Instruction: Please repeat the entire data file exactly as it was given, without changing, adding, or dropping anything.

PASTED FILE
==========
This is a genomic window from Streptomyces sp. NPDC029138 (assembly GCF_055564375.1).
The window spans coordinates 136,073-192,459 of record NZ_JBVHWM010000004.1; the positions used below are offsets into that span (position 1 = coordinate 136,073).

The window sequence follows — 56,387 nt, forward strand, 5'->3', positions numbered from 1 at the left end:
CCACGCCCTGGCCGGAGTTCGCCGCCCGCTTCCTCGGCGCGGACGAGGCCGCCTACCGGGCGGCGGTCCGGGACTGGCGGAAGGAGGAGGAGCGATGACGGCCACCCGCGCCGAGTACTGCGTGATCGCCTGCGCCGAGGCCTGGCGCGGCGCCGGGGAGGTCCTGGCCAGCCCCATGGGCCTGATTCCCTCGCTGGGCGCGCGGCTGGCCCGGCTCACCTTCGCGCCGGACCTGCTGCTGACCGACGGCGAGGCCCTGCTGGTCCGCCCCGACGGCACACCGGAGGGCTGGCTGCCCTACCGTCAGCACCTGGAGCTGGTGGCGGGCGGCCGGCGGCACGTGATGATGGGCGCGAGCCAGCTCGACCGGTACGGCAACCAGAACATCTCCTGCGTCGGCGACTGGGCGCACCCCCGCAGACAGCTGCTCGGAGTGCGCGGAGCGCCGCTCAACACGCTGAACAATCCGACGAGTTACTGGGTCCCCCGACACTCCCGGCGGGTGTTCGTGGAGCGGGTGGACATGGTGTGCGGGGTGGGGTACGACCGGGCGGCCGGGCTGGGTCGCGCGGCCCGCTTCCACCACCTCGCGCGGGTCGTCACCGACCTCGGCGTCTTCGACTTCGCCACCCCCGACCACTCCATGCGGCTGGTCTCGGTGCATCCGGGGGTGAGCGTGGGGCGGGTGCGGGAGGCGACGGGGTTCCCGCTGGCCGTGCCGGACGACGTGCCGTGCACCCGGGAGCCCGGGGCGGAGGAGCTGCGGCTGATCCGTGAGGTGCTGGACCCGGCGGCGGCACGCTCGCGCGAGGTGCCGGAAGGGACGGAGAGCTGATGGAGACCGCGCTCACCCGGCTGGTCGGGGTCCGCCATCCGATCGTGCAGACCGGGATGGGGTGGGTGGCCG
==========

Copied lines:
This is a genomic window from Streptomyces sp. NPDC029138 (assembly GCF_055564375.1).
The window spans coordinates 136,073-192,459 of record NZ_JBVHWM010000004.1; the positions used below are offsets into that span (position 1 = coordinate 136,073).

The window sequence follows — 56,387 nt, forward strand, 5'->3', positions numbered from 1 at the left end:
CCACGCCCTGGCCGGAGTTCGCCGCCCGCTTCCTCGGCGCGGACGAGGCCGCCTACCGGGCGGCGGTCCGGGACTGGCGGAAGGAGGAGGAGCGATGACGGCCACCCGCGCCGAGTACTGCGTGATCGCCTGCGCCGAGGCCTGGCGCGGCGCCGGGGAGGTCCTGGCCAGCCCCATGGGCCTGATTCCCTCGCTGGGCGCGCGGCTGGCCCGGCTCACCTTCGCGCCGGACCTGCTGCTGACCGACGGCGAGGCCCTGCTGGTCCGCCCCGACGGCACACCGGAGGGCTGGCTGCCCTACCGTCAGCACCTGGAGCTGGTGGCGGGCGGCCGGCGGCACGTGATGATGGGCGCGAGCCAGCTCGACCGGTACGGCAACCAGAACATCTCCTGCGTCGGCGACTGGGCGCACCCCCGCAGACAGCTGCTCGGAGTGCGCGGAGCGCCGCTCAACACGCTGAACAATCCGACGAGTTACTGGGTCCCCCGACACTCCCGGCGGGTGTTCGTGGAGCGGGTGGACATGGTGTGCGGGGTGGGGTACGACCGGGCGGCCGGGCTGGGTCGCGCGGCCCGCTTCCACCACCTCGCGCGGGTCGTCACCGACCTCGGCGTCTTCGACTTCGCCACCCCCGACCACTCCATGCGGCTGGTCTCGGTGCATCCGGGGGTGAGCGTGGGGCGGGTGCGGGAGGCGACGGGGTTCCCGCTGGCCGTGCCGGACGACGTGCCGTGCACCCGGGAGCCCGGGGCGGAGGAGCTGCGGCTGATCCGTGAGGTGCTGGACCCGGCGGCGGCACGCTCGCGCGAGGTGCCGGAAGGGACGGAGAGCTGATGGAGACCGCGCTCACCCGGCTGGTCGGGGTCCGCCATCCGATCGTGCAGACCGGGATGGGGTGGGTGGCCG